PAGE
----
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2019 PHEV Ultimate
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Also that if I get the (simplest way to do this) Soul EV app and check the SOH and see it's better than 95% (probably higher going by these posts) and the cell map shows the batteries all within 40mV of each other, than the pack is good.
All cells in a battery will naturally unbalance from use, and the BMS will only rebalance them at the end when charging to 100%, so it's important that the car be finished charging to 100% when you check the cell map for balance.
 

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Ah ok, thanks Kevin.

I suppose from a test drive point of view, the only thing I can do is check the SOH reported by the BMS?

I suppose considering the money I'm putting down I can ask the dealer to charge the car to 100% before the next test drive, so I can check the battery...

What SOH would people consider acceptable on a 5 year old car with 50,000KM I would think over 80%, but with owners on here stating >90% on cars with very high mileage, I'm not sure I should accept anything less than 90%...
 

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I suppose considering the money I'm putting down I can ask the dealer to charge the car to 100% before the next test drive, so I can check the battery...
Sounds like a good plan. I can't comment on your SOH question as I drive the PHEV Ioniq, which uses a different battery. Best of luck!
 

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IONIQ Electric, SE (w/ CCP) 2018.
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I have a 2018 BEV with 105k km on the clock and EVNotify still reports 100% SOH. I also had the dealer confirm battery condition at the last service (96k km) and they said it was "performing exceptionally well". Unfortunately their diagnostic tool doesn't provide a printed report (or at least that's what they told me), but I haven't noticed any range loss yet. I assume that I'm still using up buffer at the moment.

In Canada when I purchased my vehicle, the battery warrantee was 8 yrs and 160k km. Check to see what's still left on the vehicle you plan on buying. That might mitigate some of your risk.
 

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Check to see what's still left of the vehicle you plan on buying.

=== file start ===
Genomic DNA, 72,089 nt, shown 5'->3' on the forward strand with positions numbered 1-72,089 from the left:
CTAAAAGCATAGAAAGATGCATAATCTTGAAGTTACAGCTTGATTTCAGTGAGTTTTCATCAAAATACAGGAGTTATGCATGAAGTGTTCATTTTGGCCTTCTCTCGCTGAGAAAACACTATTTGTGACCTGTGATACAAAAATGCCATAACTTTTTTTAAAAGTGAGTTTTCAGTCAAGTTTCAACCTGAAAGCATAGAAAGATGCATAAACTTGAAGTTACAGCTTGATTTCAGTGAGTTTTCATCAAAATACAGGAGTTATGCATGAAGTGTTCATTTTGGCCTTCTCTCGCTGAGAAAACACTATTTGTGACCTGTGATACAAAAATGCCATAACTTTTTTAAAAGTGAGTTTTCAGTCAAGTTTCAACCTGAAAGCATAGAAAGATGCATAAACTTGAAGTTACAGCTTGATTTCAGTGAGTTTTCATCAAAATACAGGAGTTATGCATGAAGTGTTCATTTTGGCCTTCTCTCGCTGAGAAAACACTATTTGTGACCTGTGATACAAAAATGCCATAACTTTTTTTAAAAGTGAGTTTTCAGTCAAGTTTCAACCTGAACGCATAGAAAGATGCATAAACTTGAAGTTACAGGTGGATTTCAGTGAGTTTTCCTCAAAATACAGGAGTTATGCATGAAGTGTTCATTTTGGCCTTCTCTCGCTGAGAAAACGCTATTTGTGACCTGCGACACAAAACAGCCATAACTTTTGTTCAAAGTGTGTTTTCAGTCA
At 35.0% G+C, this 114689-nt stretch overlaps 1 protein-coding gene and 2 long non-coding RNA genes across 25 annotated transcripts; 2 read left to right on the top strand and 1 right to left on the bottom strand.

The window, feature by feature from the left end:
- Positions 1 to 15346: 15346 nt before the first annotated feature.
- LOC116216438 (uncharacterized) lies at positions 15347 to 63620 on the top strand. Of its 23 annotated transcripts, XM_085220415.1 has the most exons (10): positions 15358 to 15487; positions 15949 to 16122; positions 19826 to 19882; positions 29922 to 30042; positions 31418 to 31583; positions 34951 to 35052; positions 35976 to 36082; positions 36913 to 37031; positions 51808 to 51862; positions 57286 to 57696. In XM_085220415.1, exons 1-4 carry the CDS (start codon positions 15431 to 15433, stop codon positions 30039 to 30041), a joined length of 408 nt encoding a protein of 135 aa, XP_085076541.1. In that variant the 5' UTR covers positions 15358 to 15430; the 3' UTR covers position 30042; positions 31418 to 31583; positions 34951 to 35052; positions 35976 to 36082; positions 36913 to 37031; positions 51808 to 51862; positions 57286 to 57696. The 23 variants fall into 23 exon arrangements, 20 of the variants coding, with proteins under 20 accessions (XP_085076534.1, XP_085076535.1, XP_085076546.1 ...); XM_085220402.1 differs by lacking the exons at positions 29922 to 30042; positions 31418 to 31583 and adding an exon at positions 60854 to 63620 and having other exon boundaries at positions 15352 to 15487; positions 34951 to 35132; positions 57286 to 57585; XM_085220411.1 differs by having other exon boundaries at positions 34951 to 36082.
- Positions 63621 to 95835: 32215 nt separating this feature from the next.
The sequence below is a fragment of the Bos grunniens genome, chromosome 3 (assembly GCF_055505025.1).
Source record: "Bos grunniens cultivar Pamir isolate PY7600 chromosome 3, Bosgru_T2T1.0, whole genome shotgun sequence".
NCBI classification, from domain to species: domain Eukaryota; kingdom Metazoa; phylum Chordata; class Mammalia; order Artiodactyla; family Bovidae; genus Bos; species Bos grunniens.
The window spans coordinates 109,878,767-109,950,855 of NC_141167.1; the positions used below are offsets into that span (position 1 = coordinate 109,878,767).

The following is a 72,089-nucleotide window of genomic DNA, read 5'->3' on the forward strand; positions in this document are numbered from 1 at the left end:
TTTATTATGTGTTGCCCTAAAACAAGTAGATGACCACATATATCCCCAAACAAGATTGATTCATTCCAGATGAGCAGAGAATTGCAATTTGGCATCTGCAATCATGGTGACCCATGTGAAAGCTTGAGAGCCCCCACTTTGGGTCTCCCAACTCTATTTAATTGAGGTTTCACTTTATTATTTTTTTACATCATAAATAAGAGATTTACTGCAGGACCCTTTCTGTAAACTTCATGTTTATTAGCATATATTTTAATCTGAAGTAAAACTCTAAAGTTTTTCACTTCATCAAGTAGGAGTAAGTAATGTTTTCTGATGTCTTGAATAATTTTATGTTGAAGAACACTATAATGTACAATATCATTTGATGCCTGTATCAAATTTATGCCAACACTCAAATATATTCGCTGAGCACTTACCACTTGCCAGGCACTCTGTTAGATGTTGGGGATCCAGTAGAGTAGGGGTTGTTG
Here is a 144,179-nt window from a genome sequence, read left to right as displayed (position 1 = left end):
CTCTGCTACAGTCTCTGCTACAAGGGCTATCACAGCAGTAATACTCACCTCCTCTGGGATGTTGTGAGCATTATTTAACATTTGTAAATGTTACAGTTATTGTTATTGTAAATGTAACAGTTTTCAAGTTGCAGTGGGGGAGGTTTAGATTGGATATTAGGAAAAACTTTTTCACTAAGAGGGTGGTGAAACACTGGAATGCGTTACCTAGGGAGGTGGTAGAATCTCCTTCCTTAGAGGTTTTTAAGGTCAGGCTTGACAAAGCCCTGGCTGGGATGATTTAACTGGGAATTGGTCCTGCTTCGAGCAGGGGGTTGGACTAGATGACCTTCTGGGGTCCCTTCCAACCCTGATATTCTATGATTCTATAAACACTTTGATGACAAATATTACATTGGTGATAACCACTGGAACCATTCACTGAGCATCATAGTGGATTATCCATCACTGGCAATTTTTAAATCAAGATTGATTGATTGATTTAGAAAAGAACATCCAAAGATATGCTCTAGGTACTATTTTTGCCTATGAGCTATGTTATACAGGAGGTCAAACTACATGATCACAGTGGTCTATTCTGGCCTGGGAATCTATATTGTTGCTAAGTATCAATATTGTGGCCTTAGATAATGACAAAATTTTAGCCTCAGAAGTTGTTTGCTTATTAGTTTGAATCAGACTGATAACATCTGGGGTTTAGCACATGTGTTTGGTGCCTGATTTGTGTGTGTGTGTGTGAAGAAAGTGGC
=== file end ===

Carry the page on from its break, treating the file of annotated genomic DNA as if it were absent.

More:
I'm buying it privately and as far as I can see the warranty doesn't transfer. Even if it did, as far as I can tell, it would only have a year left anyway.

I've contacted Hyundai Ireland directly, so hopefully they can give some advice (long weekend here, hopefully get a response tomorrow). Even to know the cost of a full battery replacement would be a big bonus as I can't find that anywhere and no one seems to be doing rebuilds/servicing.

I'm budgeting to have this for five years, so I need to know how much a battery will cost if it dies in year 2 (for example).

I've seen $10k mentioned for US pricing, but that probably has little to no bearing here in Ireland.

In my other thread, I was hoping to get SOH figures from some users, but it's not getting much traction. I need a figure to say "don't buy", but that could be 80% or any less than 100%.
 

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IONIQ Electric, SE (w/ CCP) 2018.
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I'm buying it privately and as far as I can see the warranty doesn't transfer. Even if it did, as far as I can tell, it would only have a year left anyway.
I believe that all of the early IONIQs came with 8yrs and 160k km on the battery. The rest of vehicle was 5yrs 100k km. Original warrantees should be transferable too. Definitely check with Hyundai Ireland, they should be able to clarify things.

Part of the reason you're not getting traction on SOH figures is that most everyone is still at 100% when using EVNotify and an OBDII dongle. Other than that, there is no other way that I know of, to get a SOH value for the IONIQs.

Those that have had problems have had a bad cell and have ended up getting a battery replacement under warrantee. I think that have been 3 of those reported on this forum. Honestly, the best you can can probably do is check the cell balancing after a full charge. Mine are all the same down too 2 decimal places.

As for out of pocket battery replacements, that will be expensive, very expensive. Unlike Leafs, with the batteries in the IONIQs holding up well, there are none, or very few battery, repair specialists available.
 

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IIRC, the SoC just shows the information about how well balanced the cells are, not telling anything about the lost capacity. But the pre-facelift batteries in the Ioniq are considered very tough.
 

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I believe that all of the early IONIQs came with 8yrs and 160k km on the battery. The rest of vehicle was 5yrs 100k km. Original warrantees should be transferable too.
It's 8 years or 200,000km on the clock. It does transfer across, it goes with the car.

HOWEVER
If they deem the warranty void for any reason, then the cost of a new battery for the 2017 Ioniq (before installation costs!) Is over €23,000 !!!!

This on a car that costs significantly less than that...

Basically if the battery goes, the car is scrap...
 
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